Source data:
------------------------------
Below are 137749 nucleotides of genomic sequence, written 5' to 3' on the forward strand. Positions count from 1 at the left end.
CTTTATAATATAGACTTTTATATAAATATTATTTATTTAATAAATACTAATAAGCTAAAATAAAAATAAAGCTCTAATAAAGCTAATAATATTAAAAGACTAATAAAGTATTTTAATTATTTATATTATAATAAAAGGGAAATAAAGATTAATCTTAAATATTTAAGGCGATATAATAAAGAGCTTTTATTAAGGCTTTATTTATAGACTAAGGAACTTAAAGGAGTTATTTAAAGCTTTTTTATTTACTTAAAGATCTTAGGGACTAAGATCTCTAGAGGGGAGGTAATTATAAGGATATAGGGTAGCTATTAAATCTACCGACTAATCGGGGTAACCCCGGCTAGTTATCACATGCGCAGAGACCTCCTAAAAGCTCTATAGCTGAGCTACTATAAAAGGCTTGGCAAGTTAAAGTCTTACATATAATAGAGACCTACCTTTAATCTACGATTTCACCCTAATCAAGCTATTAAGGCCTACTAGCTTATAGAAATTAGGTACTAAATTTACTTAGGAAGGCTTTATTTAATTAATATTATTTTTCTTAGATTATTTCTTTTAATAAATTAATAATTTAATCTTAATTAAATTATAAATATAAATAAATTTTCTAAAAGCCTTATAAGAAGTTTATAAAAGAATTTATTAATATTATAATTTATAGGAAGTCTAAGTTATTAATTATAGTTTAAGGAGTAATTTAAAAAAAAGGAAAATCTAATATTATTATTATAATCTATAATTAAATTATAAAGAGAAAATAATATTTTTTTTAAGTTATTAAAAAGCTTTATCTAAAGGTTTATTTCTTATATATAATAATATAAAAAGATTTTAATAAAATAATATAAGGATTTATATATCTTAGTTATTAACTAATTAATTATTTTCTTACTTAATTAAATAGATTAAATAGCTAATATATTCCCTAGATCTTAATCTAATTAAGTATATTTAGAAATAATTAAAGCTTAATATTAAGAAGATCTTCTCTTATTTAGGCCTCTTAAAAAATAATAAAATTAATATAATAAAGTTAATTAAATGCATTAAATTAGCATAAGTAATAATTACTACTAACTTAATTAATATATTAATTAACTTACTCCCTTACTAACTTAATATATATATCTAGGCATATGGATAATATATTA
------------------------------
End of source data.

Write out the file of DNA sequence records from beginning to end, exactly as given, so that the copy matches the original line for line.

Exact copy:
Below are 137749 nucleotides of genomic sequence, written 5' to 3' on the forward strand. Positions count from 1 at the left end.
CTTTATAATATAGACTTTTATATAAATATTATTTATTTAATAAATACTAATAAGCTAAAATAAAAATAAAGCTCTAATAAAGCTAATAATATTAAAAGACTAATAAAGTATTTTAATTATTTATATTATAATAAAAGGGAAATAAAGATTAATCTTAAATATTTAAGGCGATATAATAAAGAGCTTTTATTAAGGCTTTATTTATAGACTAAGGAACTTAAAGGAGTTATTTAAAGCTTTTTTATTTACTTAAAGATCTTAGGGACTAAGATCTCTAGAGGGGAGGTAATTATAAGGATATAGGGTAGCTATTAAATCTACCGACTAATCGGGGTAACCCCGGCTAGTTATCACATGCGCAGAGACCTCCTAAAAGCTCTATAGCTGAGCTACTATAAAAGGCTTGGCAAGTTAAAGTCTTACATATAATAGAGACCTACCTTTAATCTACGATTTCACCCTAATCAAGCTATTAAGGCCTACTAGCTTATAGAAATTAGGTACTAAATTTACTTAGGAAGGCTTTATTTAATTAATATTATTTTTCTTAGATTATTTCTTTTAATAAATTAATAATTTAATCTTAATTAAATTATAAATATAAATAAATTTTCTAAAAGCCTTATAAGAAGTTTATAAAAGAATTTATTAATATTATAATTTATAGGAAGTCTAAGTTATTAATTATAGTTTAAGGAGTAATTTAAAAAAAAGGAAAATCTAATATTATTATTATAATCTATAATTAAATTATAAAGAGAAAATAATATTTTTTTTAAGTTATTAAAAAGCTTTATCTAAAGGTTTATTTCTTATATATAATAATATAAAAAGATTTTAATAAAATAATATAAGGATTTATATATCTTAGTTATTAACTAATTAATTATTTTCTTACTTAATTAAATAGATTAAATAGCTAATATATTCCCTAGATCTTAATCTAATTAAGTATATTTAGAAATAATTAAAGCTTAATATTAAGAAGATCTTCTCTTATTTAGGCCTCTTAAAAAATAATAAAATTAATATAATAAAGTTAATTAAATGCATTAAATTAGCATAAGTAATAATTACTACTAACTTAATTAATATATTAATTAACTTACTCCCTTACTAACTTAATATATATATCTAGGCATATGGATAATATATTA